By Dennis Seid/NEMS Daily Journal
Sixty-five years after serving in World War II, John Wiygul got some long-awaited recognition.
On Friday, the Shannon native received four service medals he was supposed to have gotten when he was honorably discharged after the war.
At Sen. Roger Wicker’s Tupelo office, and surrounded by family, Wiygul got an honorable service medal with one oak leaf cluster; a good conduct medal; a European, African and Middle Eastern campaign medal with three oak leaf clusters; and a World War II victory medal.
“I really didn’t even know about them until Mona looked into it,” Wiygul said, nodding to one of his daughters, Mona Viveros.
Viveros said she was looking at her father’s discharge papers and noticed he didn’t have the medals he was supposed to have.
“I was fascinated,” she said. “It was stuff I had heard of but I hadn’t really seen.”
So Viveros started researching about the service medals and ribbons that World War II veterans like her father should have received. After making numerous calls and filling out paperwork, she finally heard last month that her father would be getting his long-awaited medals.
“I hadn’t really thought about them until she called and said we’d have this meeting” Wiygul said.
When Wiygul left his home in Shannon in 1943 to join the U.S. Army, little did he know he would be a global traveler.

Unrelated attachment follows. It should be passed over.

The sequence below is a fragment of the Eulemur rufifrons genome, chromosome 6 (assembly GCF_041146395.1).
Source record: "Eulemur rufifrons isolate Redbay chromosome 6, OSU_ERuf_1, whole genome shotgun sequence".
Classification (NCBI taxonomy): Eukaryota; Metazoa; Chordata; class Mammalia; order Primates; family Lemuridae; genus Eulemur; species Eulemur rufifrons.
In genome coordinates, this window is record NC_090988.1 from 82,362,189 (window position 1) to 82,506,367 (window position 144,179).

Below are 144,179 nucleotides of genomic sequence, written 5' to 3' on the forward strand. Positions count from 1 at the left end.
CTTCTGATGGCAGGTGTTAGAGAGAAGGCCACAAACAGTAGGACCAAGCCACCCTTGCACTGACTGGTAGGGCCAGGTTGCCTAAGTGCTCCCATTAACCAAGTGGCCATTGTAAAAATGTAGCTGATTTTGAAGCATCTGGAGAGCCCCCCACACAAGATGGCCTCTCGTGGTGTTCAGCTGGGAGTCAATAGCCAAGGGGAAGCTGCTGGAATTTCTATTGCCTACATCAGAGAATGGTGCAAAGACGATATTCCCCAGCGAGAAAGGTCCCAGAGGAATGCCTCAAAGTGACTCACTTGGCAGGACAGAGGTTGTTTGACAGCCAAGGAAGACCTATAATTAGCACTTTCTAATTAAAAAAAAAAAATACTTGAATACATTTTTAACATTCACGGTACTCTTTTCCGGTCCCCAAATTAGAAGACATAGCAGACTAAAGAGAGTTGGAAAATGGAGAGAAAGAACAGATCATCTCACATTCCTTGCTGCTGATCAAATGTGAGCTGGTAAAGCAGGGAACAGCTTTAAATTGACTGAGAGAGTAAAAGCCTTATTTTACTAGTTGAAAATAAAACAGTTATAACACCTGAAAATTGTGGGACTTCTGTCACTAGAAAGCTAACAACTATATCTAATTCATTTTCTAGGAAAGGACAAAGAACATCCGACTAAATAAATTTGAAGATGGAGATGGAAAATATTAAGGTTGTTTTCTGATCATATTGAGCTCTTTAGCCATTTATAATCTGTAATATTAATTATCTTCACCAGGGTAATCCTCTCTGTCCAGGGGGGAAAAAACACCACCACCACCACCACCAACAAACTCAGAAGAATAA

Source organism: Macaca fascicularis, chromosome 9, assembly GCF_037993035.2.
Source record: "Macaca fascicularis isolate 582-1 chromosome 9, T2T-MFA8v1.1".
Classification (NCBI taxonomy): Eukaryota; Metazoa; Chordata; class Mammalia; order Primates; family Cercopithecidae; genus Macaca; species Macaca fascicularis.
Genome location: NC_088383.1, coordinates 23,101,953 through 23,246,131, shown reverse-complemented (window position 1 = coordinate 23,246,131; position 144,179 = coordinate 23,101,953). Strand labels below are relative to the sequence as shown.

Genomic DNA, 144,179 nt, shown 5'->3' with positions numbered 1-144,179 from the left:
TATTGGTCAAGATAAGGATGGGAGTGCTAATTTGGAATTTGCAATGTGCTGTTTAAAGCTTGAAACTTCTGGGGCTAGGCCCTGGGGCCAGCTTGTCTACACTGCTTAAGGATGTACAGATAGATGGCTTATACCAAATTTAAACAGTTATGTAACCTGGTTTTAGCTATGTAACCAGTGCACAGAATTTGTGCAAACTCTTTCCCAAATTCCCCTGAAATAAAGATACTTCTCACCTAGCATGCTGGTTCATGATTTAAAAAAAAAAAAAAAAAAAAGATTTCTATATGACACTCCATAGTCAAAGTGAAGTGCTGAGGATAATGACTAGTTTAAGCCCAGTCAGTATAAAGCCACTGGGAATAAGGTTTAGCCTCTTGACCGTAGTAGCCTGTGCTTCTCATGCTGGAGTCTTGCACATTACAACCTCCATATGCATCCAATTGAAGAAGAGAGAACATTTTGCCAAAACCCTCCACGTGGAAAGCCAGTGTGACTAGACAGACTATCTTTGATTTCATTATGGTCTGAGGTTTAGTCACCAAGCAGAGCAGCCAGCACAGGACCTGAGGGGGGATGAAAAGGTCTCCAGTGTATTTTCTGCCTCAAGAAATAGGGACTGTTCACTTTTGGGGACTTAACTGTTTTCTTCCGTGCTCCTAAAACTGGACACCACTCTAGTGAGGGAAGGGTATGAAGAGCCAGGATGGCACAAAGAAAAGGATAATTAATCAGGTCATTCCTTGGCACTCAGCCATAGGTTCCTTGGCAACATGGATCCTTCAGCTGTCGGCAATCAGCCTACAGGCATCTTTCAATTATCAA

At age 18, he was drafted to serve in the war and was assigned to the Army Air Corps’ 584th Bomb Squadron in Europe.
“I went to Camp Shelby, then went to St. Petersburg, Fla., then Sioux Falls, S.D., for radio school, and from there I went to Ft. Myers, Fla., for gunner school,” Wiygul recalled.
From there, Wiygul went to Barksdale Air Force Base in Louisiana near Shreveport and then to Europe.
Wiygul flew 33 missions in a twin-engine B-26 Marauder, a twin-engine bomber the U.S. Army Air Forces called “the chief bombardment weapon on the Western Front” during the war.
“We didn’t see too many (enemy) planes, though,” Wiygul said.
But Wiygul, a waist gunner manning .50-caliber machine guns, knew there was plenty of danger.
“We were replacement crews for the ones who were shot down during the Battle of the Bulge,” he said.
In fact, his brother served in the 10th Armored Division during the battle “but we never saw each other.”
“We lost some planes,” Wiygul said, “about as many from landing and taking off as in combat.”
And there were times he thought he would not make it home to Shannon alive.
But he did.
No parades or celebrations awaited him, however.
A bus dropped him off a quarter-mile from his home and he had to walk in the dark, lugging his duffle bag with him.
“Then when I got home, I got chased out of the yard by our dog,” he laughed.
Now in his 80s, Wiygul can vividly recall the details of his service as part of America’s greatest generation. And even though he didn’t expect to ever get his service medals he deserved, he knows what he’s going to do with them.
“I’m going to put them up on the wall,” he said, beaming.